POZ asked two physicians with large, longtime HIV practices to offer their opinions on Stephen Gendin’s treatment history and current situation. Dr. Calvin Cohen is the research director of the Community Research Initiative of New England in Boston. Dr. Michael Lange is the chief of the Division of Infectious Diseases at St. Luke’s—Roosevelt Hospital in New York City. Both doctors refer to an article published by Dr. John Mellors of the University of Pittsburgh about the Multicenter AIDS Cohort Study (MACS), which has tracked 5,000 men with HIV since 1983 to determine what factors influence disease progression. Mellors’ study found that untreated men with higher HIV viral loads had faster rates of progression to AIDS than those with lower viral loads. 


I think the main reason Stephen is in the situation he’s in today is that he has a pretty aggressive virus, and we didn’t know how to treat that—and didn’t have the drugs we needed—back when he was beginning treatment. In March 1993, his viral load was around 100,000, his CD4 cells around 200. The therapies available to him at the time weren’t potent enough to fully suppress the virus, and the result was resistance to the drugs he tried. Today we have people with even lower CD4 cells and higher viral loads who do well when put on potent antiretroviral regimens. We can control their virus regrow their CD4 cells. Unfortunately, we learned how to best treat people with high viral loads—preventing resistance with powerful combinations—by making mistakes with people like Stephen. 

Should Stephen have waited to do antiretrovirals? The problem with waiting is, we don’t know what sort of rate of clinical progression he might have had. If Stephen had waited in 1993, he might have developed CMV retinitis and died in 1995. According to the MACS data, over the course of three years people with viral loads like Stephen’s have an 85 percent chance of developing an AIDS illness, some of which are lethal. At least now he has a fighting chance—he’s still here.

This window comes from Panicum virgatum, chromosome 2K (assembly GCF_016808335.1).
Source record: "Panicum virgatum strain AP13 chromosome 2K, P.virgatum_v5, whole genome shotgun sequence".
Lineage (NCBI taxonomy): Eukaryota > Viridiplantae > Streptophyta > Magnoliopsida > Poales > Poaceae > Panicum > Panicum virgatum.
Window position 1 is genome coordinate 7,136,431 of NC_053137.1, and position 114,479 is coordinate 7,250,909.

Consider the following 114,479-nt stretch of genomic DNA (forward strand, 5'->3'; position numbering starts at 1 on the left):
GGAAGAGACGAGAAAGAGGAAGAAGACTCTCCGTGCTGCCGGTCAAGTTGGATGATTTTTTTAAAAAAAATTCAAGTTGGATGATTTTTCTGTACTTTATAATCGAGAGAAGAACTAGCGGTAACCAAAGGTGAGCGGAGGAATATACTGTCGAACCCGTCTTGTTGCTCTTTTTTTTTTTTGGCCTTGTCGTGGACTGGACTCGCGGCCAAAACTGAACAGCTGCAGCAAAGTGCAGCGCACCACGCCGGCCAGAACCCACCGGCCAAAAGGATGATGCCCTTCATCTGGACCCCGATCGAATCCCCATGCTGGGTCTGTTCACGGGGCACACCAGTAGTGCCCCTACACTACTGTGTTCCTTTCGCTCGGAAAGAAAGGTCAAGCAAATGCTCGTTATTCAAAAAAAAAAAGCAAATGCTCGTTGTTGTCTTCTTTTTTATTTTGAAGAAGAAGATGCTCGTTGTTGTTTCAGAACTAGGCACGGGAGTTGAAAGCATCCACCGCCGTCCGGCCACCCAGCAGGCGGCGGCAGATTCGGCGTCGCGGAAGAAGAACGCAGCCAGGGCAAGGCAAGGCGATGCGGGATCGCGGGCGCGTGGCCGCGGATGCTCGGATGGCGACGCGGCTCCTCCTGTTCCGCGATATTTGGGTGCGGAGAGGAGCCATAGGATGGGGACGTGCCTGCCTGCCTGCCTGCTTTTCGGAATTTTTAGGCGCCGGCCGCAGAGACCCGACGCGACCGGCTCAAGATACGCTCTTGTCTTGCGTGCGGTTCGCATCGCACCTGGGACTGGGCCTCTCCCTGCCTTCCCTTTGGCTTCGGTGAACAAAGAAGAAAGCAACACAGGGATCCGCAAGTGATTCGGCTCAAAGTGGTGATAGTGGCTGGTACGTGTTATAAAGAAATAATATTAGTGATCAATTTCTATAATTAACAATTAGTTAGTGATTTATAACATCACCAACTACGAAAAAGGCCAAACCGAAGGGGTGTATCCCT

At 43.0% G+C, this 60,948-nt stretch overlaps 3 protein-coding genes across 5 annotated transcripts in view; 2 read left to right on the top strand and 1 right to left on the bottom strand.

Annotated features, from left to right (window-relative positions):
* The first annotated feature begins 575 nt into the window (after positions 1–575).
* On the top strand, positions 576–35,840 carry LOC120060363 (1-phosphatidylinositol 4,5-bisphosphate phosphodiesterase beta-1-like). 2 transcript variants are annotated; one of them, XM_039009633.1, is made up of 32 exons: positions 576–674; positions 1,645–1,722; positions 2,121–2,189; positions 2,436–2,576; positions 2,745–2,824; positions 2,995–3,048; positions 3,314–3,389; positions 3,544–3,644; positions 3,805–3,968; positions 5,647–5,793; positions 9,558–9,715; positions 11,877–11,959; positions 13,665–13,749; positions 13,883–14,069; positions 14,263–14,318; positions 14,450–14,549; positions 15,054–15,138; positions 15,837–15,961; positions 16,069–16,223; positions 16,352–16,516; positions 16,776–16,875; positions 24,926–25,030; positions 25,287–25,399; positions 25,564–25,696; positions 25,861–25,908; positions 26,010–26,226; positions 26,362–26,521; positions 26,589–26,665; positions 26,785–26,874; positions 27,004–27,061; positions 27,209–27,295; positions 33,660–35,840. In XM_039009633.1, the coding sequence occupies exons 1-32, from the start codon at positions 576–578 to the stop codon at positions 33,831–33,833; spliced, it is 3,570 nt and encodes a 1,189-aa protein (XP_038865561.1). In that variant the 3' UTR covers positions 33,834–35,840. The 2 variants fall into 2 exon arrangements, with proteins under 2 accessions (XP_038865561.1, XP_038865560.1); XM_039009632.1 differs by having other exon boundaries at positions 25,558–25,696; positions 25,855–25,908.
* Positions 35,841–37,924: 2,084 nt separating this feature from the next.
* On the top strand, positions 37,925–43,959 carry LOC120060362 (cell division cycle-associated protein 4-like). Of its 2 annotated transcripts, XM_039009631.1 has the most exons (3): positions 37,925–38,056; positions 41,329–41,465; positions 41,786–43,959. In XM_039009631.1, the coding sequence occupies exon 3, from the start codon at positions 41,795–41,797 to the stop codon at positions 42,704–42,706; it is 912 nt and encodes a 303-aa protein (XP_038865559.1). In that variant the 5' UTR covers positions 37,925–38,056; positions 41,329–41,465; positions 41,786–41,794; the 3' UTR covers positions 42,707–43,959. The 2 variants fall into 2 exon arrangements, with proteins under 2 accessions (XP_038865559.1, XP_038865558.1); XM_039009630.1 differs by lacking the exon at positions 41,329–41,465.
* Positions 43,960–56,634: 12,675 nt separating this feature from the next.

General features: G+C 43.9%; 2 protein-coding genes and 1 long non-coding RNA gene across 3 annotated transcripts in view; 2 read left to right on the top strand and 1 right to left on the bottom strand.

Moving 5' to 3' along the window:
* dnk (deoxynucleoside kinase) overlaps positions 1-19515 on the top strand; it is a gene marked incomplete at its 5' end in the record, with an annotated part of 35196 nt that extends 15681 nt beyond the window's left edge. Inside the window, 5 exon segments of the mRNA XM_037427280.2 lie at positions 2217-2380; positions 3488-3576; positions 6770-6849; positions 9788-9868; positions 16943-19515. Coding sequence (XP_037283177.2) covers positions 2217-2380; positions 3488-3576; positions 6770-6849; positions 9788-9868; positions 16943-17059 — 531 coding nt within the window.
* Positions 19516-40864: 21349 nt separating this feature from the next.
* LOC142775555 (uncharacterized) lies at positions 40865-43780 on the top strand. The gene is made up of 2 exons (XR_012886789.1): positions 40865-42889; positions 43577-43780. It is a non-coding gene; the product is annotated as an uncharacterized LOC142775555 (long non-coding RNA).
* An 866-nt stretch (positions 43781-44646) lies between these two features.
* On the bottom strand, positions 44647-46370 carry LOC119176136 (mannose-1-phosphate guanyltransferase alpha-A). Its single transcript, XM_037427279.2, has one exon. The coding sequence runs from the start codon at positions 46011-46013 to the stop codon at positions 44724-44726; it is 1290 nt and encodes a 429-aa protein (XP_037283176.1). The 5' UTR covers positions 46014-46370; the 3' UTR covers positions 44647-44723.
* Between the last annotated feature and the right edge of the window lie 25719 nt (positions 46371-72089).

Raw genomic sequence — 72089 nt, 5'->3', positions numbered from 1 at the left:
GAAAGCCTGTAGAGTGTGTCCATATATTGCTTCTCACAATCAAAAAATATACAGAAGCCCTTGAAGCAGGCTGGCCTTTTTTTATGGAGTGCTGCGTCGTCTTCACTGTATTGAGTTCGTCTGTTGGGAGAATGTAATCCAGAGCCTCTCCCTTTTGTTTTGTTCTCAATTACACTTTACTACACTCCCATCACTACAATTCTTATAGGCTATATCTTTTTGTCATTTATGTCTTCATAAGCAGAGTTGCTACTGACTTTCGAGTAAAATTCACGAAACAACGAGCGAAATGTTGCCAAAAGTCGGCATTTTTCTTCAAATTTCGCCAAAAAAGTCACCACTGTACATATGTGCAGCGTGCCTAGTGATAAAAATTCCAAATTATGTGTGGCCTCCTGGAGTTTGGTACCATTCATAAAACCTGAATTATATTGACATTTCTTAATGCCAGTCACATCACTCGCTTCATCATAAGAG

Certainly, though, Stephen’s virus is harder to stop than that of others who waited. I emphatically agree with caution. Seemingly small differences in how drugs are used could make the difference between the potent long-term benefit and rapid failure. The problem is that with HIV, resistance develops quickly, is unforgiving, and appears to be irreversible. So there’s no justification any more for dabbling with these drugs. Maybe not every doctor should be allowed to prescribe them. Every incorrect use risks a life lost. (In fact, several experts in the past year have promoted the idea of making HIV medicine a certified subspecialty requiring specific training in state-of-the-art AIDS practice.)

Who should wait now? People with the lowest viral loads should consider waiting for better drugs. If you have a viral load below 1,000, it would be easy to suppress with the current drugs, but there is no urgent need to do so. It’s an individual decision. People can look at the MACS data, see what the average rate of disease progression was for someone with their viral load, and decide whether they’re willing to wait. Someone with enough of a viral load that it scares them, and who is willing to take a regimen correctly—and that means taking a handful of pills a few times every day at the correct times—should be able to do combination therapy. If the virus rebounds, don’t wait. Check the viral load again soon after and if it’s still up, alter the regimen immediately if you have good alternatives. If you don’t, it may be preferable to go off the meds completely until a new regimen likely to be effective is available. Staying on ineffective meds could lead to greater resistance and, ultimately, cross-resistance, greatly limiting your future choices. 

As for Stephen: I would get him off all protease inhibitors and instead put him on as many nucleoside analogues—AZT, 3TC, ddI—as he can stand, as well as hydroxyurea. I would think twice about using 1592 (Glaxo’s new nucleoside); it’s unlikely to work on him due to cross-resistance. I would also put him on maximal preventive medicines against opportunistic infections, including oral ganciclovir to prevent CMV retinitis. We need to keep him well so that when the pipeline has two or three new drugs, we can put him on them. 

While I understand Stephen’s skepticism, I don’t think we have as much to fear as used to. Of course, many of today’s promising combos won’t work for those like Stephen who are already resistant to protease inhibitors, but they might for others. As Stephen put it, in previous days we didn’t know how to hit HIV hard. That doesn’t mean we don’t know now. For people who need it, we should use it. 

—Calvin Cohen, MD